If you talk to the average health club-goer – or even the personal trainers – about what fitness equipment they or their clients use, you’ll get the standard answer of the treadmill, stationary bikes, free weight or machines. Some of them will talk about the classes they attend like yoga or zumba or the products that use your body weight for resistance training.
However, very few will have heard of interactive light walls – such as the tWall or CardioWall – and even fewer will have used these products as part of their training. What these people don’t know is that interactive light walls offer a tremendous variety of training applications for fitness, therapy, and sports performance and there is also research done on how these products can help with rehabilitation programs for traumatic brain injury patients or those with special needs.
To get an idea of the basics of this product, think of the Wack-A-Mole from your video arcade going days. But instead of trying to hit the different “moles” when they pop up, you are reacting to lighted sensors. And just like in Wack-A-Mole, these products keep score to create a gaming element and allowing for personal bests and a top scorer board. However the reactionary bopping game is the product at its most basic level. There are countless variations for how these fitness tools can be used.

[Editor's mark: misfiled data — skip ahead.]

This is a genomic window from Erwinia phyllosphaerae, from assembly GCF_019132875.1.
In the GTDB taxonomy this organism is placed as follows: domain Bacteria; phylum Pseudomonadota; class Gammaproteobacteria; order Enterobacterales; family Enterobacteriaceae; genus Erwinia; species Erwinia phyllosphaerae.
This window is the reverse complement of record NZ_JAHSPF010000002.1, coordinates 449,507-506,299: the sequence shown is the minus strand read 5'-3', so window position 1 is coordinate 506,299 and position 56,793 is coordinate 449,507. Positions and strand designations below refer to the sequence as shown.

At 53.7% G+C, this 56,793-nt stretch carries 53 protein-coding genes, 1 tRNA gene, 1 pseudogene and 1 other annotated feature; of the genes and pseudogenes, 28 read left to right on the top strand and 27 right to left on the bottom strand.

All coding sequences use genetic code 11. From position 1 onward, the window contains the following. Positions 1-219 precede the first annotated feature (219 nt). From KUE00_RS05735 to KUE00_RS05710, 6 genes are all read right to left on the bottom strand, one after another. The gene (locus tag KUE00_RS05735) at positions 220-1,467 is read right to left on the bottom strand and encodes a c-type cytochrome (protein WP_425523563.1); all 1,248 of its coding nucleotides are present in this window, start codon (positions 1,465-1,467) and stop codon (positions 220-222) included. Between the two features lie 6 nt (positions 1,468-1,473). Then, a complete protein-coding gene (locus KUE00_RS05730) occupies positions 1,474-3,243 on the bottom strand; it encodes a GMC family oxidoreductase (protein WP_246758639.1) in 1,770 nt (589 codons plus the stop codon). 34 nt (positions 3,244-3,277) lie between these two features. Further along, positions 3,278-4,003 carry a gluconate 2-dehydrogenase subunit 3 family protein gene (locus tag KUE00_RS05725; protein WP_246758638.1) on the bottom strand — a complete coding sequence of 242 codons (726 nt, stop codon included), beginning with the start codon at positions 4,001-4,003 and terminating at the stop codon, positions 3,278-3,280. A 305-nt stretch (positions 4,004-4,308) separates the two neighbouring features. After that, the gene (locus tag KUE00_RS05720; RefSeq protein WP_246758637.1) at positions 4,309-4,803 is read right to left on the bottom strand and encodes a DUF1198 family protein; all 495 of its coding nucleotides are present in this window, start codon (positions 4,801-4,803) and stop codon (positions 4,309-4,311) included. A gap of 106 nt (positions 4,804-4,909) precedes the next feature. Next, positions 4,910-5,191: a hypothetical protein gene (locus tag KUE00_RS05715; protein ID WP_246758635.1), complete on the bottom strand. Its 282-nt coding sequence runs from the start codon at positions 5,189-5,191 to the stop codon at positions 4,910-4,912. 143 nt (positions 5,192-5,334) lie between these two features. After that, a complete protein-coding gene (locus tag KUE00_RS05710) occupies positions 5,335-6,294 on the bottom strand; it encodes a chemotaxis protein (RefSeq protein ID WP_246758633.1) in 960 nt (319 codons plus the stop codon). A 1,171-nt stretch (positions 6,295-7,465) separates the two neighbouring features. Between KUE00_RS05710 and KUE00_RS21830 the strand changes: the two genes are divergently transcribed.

Fitness Training & Sports Performance
Interactive light walls focus on reaction and speed training as the faster you react to a sensor lighting up, the higher your score in an allotted amount of time. However, as seen in this video, by simply adding a weighted sandbell or doing different callisthenic moves between each hit, you can add strength and cardio to the routine, perfect for any personal fitness session or sports performance training.
Therapy With Interactive Light Walls
With the many different adaptations for using these products, physical and occupational therapists can use them to help their patients through their rehabilitation processes. It’s great for stroke patients working on regaining use of a side of their body, people working on extending their range of motion, and helping improve balance.
So if your fitness routine doesn’t include interactive light walls, maybe it’s time to rethink how you do fitness.